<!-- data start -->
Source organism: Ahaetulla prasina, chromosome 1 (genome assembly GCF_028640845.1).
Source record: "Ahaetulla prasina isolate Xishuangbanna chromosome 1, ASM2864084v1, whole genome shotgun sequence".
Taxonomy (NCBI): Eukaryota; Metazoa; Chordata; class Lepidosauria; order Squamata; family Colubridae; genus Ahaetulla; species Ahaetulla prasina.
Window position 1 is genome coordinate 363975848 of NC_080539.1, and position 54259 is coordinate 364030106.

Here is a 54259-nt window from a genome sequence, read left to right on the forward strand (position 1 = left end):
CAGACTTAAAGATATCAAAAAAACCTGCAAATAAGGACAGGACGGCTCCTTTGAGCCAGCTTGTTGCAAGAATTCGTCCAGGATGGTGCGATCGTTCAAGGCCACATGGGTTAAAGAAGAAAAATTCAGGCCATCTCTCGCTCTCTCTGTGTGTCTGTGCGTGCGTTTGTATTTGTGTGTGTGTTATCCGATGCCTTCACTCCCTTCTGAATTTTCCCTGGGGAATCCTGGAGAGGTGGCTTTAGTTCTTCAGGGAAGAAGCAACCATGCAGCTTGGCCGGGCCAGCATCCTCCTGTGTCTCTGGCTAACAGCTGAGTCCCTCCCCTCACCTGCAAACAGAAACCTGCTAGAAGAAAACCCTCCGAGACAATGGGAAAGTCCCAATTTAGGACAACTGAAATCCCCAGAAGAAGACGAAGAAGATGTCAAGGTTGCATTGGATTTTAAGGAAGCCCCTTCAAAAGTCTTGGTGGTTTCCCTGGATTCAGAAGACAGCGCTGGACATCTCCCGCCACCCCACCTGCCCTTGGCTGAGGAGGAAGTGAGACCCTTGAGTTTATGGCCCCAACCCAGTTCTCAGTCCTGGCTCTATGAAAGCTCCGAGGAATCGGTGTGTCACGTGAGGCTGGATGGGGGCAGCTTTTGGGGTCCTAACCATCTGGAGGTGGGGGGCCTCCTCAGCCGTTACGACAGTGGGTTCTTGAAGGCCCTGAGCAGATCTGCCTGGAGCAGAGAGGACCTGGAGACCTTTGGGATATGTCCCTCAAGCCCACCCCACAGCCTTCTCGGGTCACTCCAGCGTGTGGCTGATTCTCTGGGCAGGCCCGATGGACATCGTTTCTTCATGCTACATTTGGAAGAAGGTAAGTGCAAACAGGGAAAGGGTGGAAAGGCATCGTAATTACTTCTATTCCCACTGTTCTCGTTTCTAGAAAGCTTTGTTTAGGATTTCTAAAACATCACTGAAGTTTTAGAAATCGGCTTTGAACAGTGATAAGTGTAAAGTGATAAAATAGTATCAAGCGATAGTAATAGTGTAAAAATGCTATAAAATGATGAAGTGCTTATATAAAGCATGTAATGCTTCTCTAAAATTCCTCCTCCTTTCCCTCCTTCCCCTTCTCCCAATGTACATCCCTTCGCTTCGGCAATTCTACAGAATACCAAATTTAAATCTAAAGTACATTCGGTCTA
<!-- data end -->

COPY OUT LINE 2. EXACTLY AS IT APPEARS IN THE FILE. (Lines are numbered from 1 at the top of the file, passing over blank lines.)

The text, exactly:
Source record: "Ahaetulla prasina isolate Xishuangbanna chromosome 1, ASM2864084v1, whole genome shotgun sequence".